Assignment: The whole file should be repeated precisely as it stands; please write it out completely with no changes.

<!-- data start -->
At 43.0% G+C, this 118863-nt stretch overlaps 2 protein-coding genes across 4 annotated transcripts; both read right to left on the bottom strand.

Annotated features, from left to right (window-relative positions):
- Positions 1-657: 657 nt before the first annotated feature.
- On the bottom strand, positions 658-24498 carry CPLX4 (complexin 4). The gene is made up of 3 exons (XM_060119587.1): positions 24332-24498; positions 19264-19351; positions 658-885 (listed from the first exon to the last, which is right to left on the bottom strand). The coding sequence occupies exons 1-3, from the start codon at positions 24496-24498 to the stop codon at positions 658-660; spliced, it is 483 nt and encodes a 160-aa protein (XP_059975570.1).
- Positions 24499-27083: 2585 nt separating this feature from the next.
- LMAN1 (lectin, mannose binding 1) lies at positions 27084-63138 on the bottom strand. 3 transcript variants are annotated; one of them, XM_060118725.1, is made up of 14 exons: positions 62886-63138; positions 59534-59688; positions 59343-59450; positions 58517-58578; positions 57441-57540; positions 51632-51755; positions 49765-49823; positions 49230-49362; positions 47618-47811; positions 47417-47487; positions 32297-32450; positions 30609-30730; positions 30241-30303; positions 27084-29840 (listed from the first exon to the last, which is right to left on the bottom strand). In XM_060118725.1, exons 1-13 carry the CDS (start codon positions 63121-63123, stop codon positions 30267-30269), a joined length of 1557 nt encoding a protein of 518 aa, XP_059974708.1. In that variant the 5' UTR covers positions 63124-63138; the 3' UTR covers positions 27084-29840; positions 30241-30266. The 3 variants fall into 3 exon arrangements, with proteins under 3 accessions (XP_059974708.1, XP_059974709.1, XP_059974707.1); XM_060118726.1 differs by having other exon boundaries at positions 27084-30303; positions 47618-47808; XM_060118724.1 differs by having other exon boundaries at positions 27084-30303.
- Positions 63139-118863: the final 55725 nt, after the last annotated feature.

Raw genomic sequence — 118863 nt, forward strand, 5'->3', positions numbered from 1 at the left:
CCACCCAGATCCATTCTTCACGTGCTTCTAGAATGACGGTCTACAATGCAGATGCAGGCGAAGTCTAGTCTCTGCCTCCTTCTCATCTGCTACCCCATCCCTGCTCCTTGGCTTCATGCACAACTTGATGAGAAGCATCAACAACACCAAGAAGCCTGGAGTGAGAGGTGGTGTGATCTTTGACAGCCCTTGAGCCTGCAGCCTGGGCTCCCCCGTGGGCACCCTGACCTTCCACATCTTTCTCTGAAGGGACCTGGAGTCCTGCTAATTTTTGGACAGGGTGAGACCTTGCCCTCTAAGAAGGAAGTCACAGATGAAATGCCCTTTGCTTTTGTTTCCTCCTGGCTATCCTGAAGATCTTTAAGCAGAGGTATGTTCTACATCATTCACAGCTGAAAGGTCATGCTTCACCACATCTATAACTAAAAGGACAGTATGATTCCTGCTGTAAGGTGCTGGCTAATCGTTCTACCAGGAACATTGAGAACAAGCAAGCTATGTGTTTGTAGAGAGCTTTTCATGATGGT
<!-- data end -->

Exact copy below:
At 43.0% G+C, this 118863-nt stretch overlaps 2 protein-coding genes across 4 annotated transcripts; both read right to left on the bottom strand.

Annotated features, from left to right (window-relative positions):
- Positions 1-657: 657 nt before the first annotated feature.
- On the bottom strand, positions 658-24498 carry CPLX4 (complexin 4). The gene is made up of 3 exons (XM_060119587.1): positions 24332-24498; positions 19264-19351; positions 658-885 (listed from the first exon to the last, which is right to left on the bottom strand). The coding sequence occupies exons 1-3, from the start codon at positions 24496-24498 to the stop codon at positions 658-660; spliced, it is 483 nt and encodes a 160-aa protein (XP_059975570.1).
- Positions 24499-27083: 2585 nt separating this feature from the next.
- LMAN1 (lectin, mannose binding 1) lies at positions 27084-63138 on the bottom strand. 3 transcript variants are annotated; one of them, XM_060118725.1, is made up of 14 exons: positions 62886-63138; positions 59534-59688; positions 59343-59450; positions 58517-58578; positions 57441-57540; positions 51632-51755; positions 49765-49823; positions 49230-49362; positions 47618-47811; positions 47417-47487; positions 32297-32450; positions 30609-30730; positions 30241-30303; positions 27084-29840 (listed from the first exon to the last, which is right to left on the bottom strand). In XM_060118725.1, exons 1-13 carry the CDS (start codon positions 63121-63123, stop codon positions 30267-30269), a joined length of 1557 nt encoding a protein of 518 aa, XP_059974708.1. In that variant the 5' UTR covers positions 63124-63138; the 3' UTR covers positions 27084-29840; positions 30241-30266. The 3 variants fall into 3 exon arrangements, with proteins under 3 accessions (XP_059974708.1, XP_059974709.1, XP_059974707.1); XM_060118726.1 differs by having other exon boundaries at positions 27084-30303; positions 47618-47808; XM_060118724.1 differs by having other exon boundaries at positions 27084-30303.
- Positions 63139-118863: the final 55725 nt, after the last annotated feature.

Raw genomic sequence — 118863 nt, forward strand, 5'->3', positions numbered from 1 at the left:
CCACCCAGATCCATTCTTCACGTGCTTCTAGAATGACGGTCTACAATGCAGATGCAGGCGAAGTCTAGTCTCTGCCTCCTTCTCATCTGCTACCCCATCCCTGCTCCTTGGCTTCATGCACAACTTGATGAGAAGCATCAACAACACCAAGAAGCCTGGAGTGAGAGGTGGTGTGATCTTTGACAGCCCTTGAGCCTGCAGCCTGGGCTCCCCCGTGGGCACCCTGACCTTCCACATCTTTCTCTGAAGGGACCTGGAGTCCTGCTAATTTTTGGACAGGGTGAGACCTTGCCCTCTAAGAAGGAAGTCACAGATGAAATGCCCTTTGCTTTTGTTTCCTCCTGGCTATCCTGAAGATCTTTAAGCAGAGGTATGTTCTACATCATTCACAGCTGAAAGGTCATGCTTCACCACATCTATAACTAAAAGGACAGTATGATTCCTGCTGTAAGGTGCTGGCTAATCGTTCTACCAGGAACATTGAGAACAAGCAAGCTATGTGTTTGTAGAGAGCTTTTCATGATGGT